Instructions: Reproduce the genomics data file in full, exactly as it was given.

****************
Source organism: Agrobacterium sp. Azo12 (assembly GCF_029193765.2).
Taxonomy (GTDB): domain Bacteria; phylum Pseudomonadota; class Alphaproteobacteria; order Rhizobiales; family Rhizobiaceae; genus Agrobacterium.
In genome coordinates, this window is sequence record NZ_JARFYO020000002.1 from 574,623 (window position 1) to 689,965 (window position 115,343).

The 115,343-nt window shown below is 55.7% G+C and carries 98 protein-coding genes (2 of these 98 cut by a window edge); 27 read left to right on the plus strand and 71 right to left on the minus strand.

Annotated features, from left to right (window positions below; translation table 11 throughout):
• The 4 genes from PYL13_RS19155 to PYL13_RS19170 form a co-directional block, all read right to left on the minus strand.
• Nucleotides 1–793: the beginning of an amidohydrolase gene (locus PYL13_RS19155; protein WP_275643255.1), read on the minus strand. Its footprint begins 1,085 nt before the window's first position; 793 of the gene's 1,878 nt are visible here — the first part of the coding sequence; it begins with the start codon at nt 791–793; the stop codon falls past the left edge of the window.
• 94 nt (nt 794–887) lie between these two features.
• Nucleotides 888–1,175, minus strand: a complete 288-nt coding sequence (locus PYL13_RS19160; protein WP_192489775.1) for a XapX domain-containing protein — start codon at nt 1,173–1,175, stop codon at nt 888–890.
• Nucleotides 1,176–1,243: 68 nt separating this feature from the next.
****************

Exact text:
Source organism: Agrobacterium sp. Azo12 (assembly GCF_029193765.2).
Taxonomy (GTDB): domain Bacteria; phylum Pseudomonadota; class Alphaproteobacteria; order Rhizobiales; family Rhizobiaceae; genus Agrobacterium.
In genome coordinates, this window is sequence record NZ_JARFYO020000002.1 from 574,623 (window position 1) to 689,965 (window position 115,343).

The 115,343-nt window shown below is 55.7% G+C and carries 98 protein-coding genes (2 of these 98 cut by a window edge); 27 read left to right on the plus strand and 71 right to left on the minus strand.

Annotated features, from left to right (window positions below; translation table 11 throughout):
• The 4 genes from PYL13_RS19155 to PYL13_RS19170 form a co-directional block, all read right to left on the minus strand.
• Nucleotides 1–793: the beginning of an amidohydrolase gene (locus PYL13_RS19155; protein WP_275643255.1), read on the minus strand. Its footprint begins 1,085 nt before the window's first position; 793 of the gene's 1,878 nt are visible here — the first part of the coding sequence; it begins with the start codon at nt 791–793; the stop codon falls past the left edge of the window.
• 94 nt (nt 794–887) lie between these two features.
• Nucleotides 888–1,175, minus strand: a complete 288-nt coding sequence (locus PYL13_RS19160; protein WP_192489775.1) for a XapX domain-containing protein — start codon at nt 1,173–1,175, stop codon at nt 888–890.
• Nucleotides 1,176–1,243: 68 nt separating this feature from the next.